In this article, we’ll cover the five metal detecting accessories we think are essential, whether you’re new to detecting or a seasoned hobbyist.
We previously covered whether we thought a pinpointer was necessary from a rental perspective (TL;DR: it was a toss-up), but if you’re serious about metal detecting, you need a pinpointer.
A full-size metal detector will get you most of the way to a target, but a pinpointer gets you that last mile (okay, last…two inches). Many metal detectors have a built-in pinpoint function, but it’s usually not as accurate as a separate handheld pinpointer. We recommend the Garrett Pro-Pointer AT, as it’s waterproof, has three levels of sensitivity, and is durable enough to repeatedly toss on the ground.
2. Search Coil Cover
For years, we didn’t think a search coil cover was necessary. What can we say, we’re minimalists. But then a customer cracked a search coil on a rock, and just like that, our minds were changed.
Depending on your particular search coil model, a protective cover runs anywhere from $10 to $30. But that’s a mere fraction of the cost of a replacement search coil, which can be $200+. So save yourself some money in the long run and get a search coil cover. They snap-on and can be easily cleaned off when the cover gets dirty, and you—probably—won’t have to worry about cracking the plastic on some rocks.
Headphones are an absolute necessity. One, they’ll let you focus on the audio signals coming from your detector, and not on the conversation of people at a picnic nearby. Two, headphones will help preserve your metal detector’s battery life, as it takes less energy to send audio to a set of headphones than to a speaker. Three, you’ll be able to notice weaker (and potentially deeper) signals.
While many detectorists claim you need special metal detecting headphones, we disagree. In our opinion, you can use any over-the-ear headphones you want. They may not be waterproof, but if they’re comfortable and you like ‘em, use them.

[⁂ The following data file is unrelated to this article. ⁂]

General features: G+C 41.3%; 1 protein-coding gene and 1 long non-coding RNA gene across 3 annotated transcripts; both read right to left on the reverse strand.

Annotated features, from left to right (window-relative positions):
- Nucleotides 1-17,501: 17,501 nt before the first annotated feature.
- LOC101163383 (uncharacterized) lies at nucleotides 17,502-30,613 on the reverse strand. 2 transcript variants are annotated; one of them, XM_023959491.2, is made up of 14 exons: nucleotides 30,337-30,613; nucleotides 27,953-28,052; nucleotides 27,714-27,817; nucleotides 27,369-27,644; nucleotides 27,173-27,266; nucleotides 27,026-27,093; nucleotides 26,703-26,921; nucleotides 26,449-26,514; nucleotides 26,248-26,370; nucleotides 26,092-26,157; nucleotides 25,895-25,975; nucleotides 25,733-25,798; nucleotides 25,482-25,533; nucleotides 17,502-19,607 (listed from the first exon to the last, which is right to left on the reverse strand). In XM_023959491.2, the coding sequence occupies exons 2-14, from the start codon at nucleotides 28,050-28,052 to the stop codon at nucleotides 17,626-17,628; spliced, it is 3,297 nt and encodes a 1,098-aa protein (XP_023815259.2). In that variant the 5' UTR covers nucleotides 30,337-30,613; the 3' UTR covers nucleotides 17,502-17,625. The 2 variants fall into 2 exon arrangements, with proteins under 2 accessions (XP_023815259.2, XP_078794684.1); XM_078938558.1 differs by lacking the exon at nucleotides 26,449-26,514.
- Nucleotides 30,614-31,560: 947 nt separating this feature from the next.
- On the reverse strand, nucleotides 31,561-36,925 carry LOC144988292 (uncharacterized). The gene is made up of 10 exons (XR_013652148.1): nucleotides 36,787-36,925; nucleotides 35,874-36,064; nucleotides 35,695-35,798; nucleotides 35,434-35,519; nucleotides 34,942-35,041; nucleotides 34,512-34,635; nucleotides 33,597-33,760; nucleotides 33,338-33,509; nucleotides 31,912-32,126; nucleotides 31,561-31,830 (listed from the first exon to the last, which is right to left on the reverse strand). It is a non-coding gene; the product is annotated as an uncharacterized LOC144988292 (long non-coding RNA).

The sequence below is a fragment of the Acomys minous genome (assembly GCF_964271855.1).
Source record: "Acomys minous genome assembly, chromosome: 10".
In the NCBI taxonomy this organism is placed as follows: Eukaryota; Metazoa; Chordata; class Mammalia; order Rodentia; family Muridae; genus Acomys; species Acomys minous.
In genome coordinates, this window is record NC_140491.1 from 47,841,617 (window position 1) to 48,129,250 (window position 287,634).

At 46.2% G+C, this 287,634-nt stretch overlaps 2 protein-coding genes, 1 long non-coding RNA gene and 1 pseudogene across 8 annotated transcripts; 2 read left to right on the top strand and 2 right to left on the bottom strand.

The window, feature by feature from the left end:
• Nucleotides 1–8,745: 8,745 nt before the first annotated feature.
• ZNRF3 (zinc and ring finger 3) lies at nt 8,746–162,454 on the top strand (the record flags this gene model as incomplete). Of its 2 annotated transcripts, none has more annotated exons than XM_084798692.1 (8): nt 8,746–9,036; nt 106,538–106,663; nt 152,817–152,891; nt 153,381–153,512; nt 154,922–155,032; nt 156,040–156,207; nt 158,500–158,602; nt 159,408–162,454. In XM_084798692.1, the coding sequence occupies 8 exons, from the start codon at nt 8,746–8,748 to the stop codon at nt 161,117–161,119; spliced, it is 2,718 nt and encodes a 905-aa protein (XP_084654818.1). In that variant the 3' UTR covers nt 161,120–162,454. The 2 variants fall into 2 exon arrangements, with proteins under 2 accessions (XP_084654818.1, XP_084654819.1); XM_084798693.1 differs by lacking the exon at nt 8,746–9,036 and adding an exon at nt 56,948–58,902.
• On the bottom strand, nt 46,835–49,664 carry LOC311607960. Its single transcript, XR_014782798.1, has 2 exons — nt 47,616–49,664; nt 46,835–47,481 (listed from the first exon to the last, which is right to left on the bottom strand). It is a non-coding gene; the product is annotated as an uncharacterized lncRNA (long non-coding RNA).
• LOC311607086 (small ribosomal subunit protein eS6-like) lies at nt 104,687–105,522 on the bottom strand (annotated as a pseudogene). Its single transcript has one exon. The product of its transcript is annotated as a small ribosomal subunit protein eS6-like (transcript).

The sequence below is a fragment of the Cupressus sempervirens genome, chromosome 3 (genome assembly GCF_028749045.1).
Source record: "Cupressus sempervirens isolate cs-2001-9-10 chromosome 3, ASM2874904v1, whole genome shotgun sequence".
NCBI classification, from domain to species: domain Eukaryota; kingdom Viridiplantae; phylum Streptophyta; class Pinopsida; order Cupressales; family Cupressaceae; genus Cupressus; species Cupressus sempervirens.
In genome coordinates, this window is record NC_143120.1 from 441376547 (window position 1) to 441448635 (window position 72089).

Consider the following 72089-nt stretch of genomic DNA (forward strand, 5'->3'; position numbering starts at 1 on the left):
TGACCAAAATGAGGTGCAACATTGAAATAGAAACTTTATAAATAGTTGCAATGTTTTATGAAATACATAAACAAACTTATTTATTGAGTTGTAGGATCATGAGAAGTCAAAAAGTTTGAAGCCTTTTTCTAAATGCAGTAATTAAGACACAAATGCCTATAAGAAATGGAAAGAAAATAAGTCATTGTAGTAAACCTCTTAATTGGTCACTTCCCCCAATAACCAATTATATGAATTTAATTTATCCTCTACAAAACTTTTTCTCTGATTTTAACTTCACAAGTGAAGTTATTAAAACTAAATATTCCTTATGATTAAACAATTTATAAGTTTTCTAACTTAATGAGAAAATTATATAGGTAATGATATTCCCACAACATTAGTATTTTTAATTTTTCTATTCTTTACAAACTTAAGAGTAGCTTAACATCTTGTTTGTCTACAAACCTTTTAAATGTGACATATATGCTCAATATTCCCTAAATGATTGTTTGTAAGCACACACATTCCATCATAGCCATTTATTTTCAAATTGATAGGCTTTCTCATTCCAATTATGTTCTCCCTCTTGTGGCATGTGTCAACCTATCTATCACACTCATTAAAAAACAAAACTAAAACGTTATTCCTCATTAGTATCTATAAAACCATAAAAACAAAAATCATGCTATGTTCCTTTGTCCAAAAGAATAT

But what about the jack size? Metal detectors use a 1/4” audio jack (which is also common in professional audio equipment), while many ordinary headphones use a 1/8” (3.5mm) jack. Good news: there’s an easy fix. For $5, or less, if you hunt around—get a headphone jack adapter, like this 1/8” female to 1/4” male stereo adapter.
4. Digging Tool or Shovel
A digging tool is one of the most useful accessories you can have when metal detecting. Most “good” targets won’t be on the surface, which means you’ll need to dig. You could dig with your hands or a stick, but that’s inefficient and demoralizing at best.
Digging Tools come in all shapes and sizes. Some have serrated blades and are meant for cutting sod in parks and gardens (so that you can put it back after you’re done digging). Others are more shovel-like, and meant for digging in farm fields or other out-of-the-way locations like old townsites.
Choose a digging tool that suits the locations you’ll be metal detecting.
5. Rechargeable Batteries
The more you use your metal detector, the more frequently you’ll need to change its batteries. And batteries are expensive. Just one 4-pack of AA batteries or a 2-pack of 9V batteries costs about $8 as of the writing of this article.
On average, a standard entry to mid-range metal detector has a battery life of about 30 hours. Here at Metro Metal Detectors, our standard rental detectors need their batteries changed at least once a week, but in reality, they may need to be replaced on a daily basis. If we were using disposable batteries, that could cost upwards of $900 a month.
We use rechargeable batteries because they save us a lot of money. Rechargeable batteries cost more up front, but you’ll break-even on that higher initial cost within five to six recharges. We personally recommend Panasonic’s Eneloop batteries for metal detectors that take AA’s.
That wraps up the 5 Essential Metal Detecting Accessories that we think you need. Let us know in the comments what your essential accessories are, and tell us if we missed anything you think should be included.